Sunday, March 29, 2015

Services and the Productivity Factor

In recent decades, services have become a more important part of economies in general. Still, there are lingering questions as to services productivity. How does one meaningfully measure services productivity, compared to manufacturing labor divisions which are easier to understand and compensate? That's not an easy question to answer.

One needs to account for whether customers expect time to be fully represented, in the final product. For instance: in food production services, entrepreneurs make choices between labor and automation which include easy to measure outcomes. In instances such as these, productivity gains result when less labor is required for the final product. What to do then, about the circumstance when personal time is the most sought after product element? Particularly when service roles are now the primary employment option in the marketplace? Might time based services eventually disappear, for the "sake" of greater productivity?

Many organizations - particularly those which serve a wide range of customers - see little choice but to take the route of less personal assistance wherever possible. In the meantime, the kind of personal service that matters get relegated to those who can pay a premium for it. While customers may not mind automated restaurant service, no one likes automated recorded messages, when they need to tell a real live person that someone neglected to record a properly paid bill. Ultimately, services need to more closely approximate what people want, if individuals are to keep the faith in free market integrity.

But where to begin? First, productivity needs to be thought of differently for services formation. Institutions need local and overlapping sets of coordinated missions, capable of making time aggregates central to the process. Fortunately, production reform is generally not needed for product that exists separately from personal time. Traditional factories can organize activity just as they always have, no matter where they are.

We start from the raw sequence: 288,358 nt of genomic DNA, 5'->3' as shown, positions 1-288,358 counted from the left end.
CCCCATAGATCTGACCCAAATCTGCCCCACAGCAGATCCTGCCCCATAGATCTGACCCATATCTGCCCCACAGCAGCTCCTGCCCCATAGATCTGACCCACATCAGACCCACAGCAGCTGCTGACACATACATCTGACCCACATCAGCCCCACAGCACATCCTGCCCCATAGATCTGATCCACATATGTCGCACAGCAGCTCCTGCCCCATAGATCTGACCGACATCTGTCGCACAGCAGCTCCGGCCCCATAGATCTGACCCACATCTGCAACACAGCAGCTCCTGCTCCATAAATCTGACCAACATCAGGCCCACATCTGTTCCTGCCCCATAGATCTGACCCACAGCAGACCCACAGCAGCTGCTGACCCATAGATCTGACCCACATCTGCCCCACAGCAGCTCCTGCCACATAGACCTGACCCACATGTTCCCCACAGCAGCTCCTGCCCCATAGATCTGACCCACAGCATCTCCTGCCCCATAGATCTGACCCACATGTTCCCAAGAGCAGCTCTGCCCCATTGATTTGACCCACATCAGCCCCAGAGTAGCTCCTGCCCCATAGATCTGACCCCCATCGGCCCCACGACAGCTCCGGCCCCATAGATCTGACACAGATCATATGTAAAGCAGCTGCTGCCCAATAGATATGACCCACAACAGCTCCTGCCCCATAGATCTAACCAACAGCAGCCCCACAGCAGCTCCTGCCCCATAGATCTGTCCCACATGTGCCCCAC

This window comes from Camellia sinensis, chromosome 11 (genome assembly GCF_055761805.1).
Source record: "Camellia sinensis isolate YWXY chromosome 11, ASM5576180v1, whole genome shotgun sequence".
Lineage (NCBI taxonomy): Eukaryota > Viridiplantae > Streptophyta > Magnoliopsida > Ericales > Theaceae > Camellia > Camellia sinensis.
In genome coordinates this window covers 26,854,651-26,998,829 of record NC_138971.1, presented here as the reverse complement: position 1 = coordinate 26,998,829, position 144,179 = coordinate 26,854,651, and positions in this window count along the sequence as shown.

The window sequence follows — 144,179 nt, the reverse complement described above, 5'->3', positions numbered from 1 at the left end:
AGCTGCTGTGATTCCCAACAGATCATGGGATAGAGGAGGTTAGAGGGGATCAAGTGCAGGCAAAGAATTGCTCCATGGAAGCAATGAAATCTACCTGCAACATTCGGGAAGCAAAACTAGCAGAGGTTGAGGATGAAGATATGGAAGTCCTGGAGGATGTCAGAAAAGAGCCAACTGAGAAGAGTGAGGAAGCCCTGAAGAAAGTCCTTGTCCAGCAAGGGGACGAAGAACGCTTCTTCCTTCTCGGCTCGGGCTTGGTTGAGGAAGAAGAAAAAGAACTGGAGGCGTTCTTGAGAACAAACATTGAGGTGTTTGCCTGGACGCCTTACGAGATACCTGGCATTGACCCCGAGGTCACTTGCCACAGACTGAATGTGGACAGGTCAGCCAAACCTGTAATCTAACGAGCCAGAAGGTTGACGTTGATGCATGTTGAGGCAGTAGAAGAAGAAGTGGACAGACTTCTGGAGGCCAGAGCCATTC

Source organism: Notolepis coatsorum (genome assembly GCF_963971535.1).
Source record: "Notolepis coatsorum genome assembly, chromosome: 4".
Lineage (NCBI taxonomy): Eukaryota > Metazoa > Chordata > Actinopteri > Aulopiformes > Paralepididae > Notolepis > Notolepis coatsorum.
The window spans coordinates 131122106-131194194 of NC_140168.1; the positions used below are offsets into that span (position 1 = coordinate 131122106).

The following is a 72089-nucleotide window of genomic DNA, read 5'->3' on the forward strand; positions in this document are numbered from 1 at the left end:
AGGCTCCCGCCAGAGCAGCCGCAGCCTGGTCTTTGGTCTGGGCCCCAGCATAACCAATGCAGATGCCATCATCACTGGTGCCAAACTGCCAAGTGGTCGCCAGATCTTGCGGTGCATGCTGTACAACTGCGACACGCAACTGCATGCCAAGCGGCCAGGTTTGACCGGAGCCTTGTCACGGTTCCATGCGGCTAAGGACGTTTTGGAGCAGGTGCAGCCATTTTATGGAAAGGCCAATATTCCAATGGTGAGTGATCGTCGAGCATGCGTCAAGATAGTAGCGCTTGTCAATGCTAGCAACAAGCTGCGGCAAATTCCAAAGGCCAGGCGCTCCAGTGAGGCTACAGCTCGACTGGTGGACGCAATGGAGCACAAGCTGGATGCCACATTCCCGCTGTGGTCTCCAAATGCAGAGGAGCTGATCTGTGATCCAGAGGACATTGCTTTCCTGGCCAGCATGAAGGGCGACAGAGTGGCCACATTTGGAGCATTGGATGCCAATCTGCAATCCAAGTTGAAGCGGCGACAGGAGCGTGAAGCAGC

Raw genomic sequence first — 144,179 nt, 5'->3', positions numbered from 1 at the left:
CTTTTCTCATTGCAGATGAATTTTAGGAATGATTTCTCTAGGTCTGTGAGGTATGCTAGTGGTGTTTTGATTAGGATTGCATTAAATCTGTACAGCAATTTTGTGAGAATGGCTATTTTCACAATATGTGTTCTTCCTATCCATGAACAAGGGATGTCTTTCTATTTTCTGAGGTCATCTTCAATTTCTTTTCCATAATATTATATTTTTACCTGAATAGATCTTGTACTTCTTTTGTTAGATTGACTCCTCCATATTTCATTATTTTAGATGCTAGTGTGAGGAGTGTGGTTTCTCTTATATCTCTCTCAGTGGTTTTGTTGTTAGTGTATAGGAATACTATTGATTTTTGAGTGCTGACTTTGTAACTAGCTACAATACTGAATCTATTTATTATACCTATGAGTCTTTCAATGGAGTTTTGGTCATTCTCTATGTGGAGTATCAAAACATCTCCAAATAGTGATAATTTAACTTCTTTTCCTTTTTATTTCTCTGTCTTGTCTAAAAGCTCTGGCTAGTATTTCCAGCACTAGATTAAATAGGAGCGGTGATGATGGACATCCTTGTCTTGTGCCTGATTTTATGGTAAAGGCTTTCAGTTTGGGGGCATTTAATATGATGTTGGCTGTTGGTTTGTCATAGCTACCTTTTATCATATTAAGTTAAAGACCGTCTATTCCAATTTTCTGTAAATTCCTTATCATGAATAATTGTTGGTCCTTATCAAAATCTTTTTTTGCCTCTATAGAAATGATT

Rather, change is needed for the services functions which smaller groupings and communities have not been able to generate until now. Unfortunately, this has left too many populations dependent on regions elsewhere, with little means to reciprocate economically. Today, many communities lack the economic complexity which allows important service functions to take place. Knowledge use systems would seek to restore vital forms of coordination and trust, that small economies have not been able to generate since the changed circumstance of agriculture.

Through local services systems, it would gradually become possible to bring measurable productivity to time based services product. A self sufficient approach that leaves no remaining time or monetary debt, would make it possible to bring back services which have been persistently taken away at the margin for decades.

Consider public schools, where today's emphasis on core education largely replaced once routine options such as home economics, art classes or music theory. Even though core studies are vital, it is wrong to take away other practical and desirable elements of education, particularly in the years when they matter most. Equally important is the need for healthcare - in all its variety and nuance - to be studied and provided for at local levels.

By reintroducing time as a directly compensated service factor (where time is the relevant product) service markets can once again flower with true economic diversity. Knowledge use differentiation has the potential to turn around a complete lack of economic complexity, in low population areas. In the growing search for decentralization, it helps to remember that not all forms of decentralization are as necessary or desirable as services diversity. Fortunately, free markets are still relatively strong in terms of tradable goods, and this is where globalization and national markets still hold a valuable place in the economic realm.

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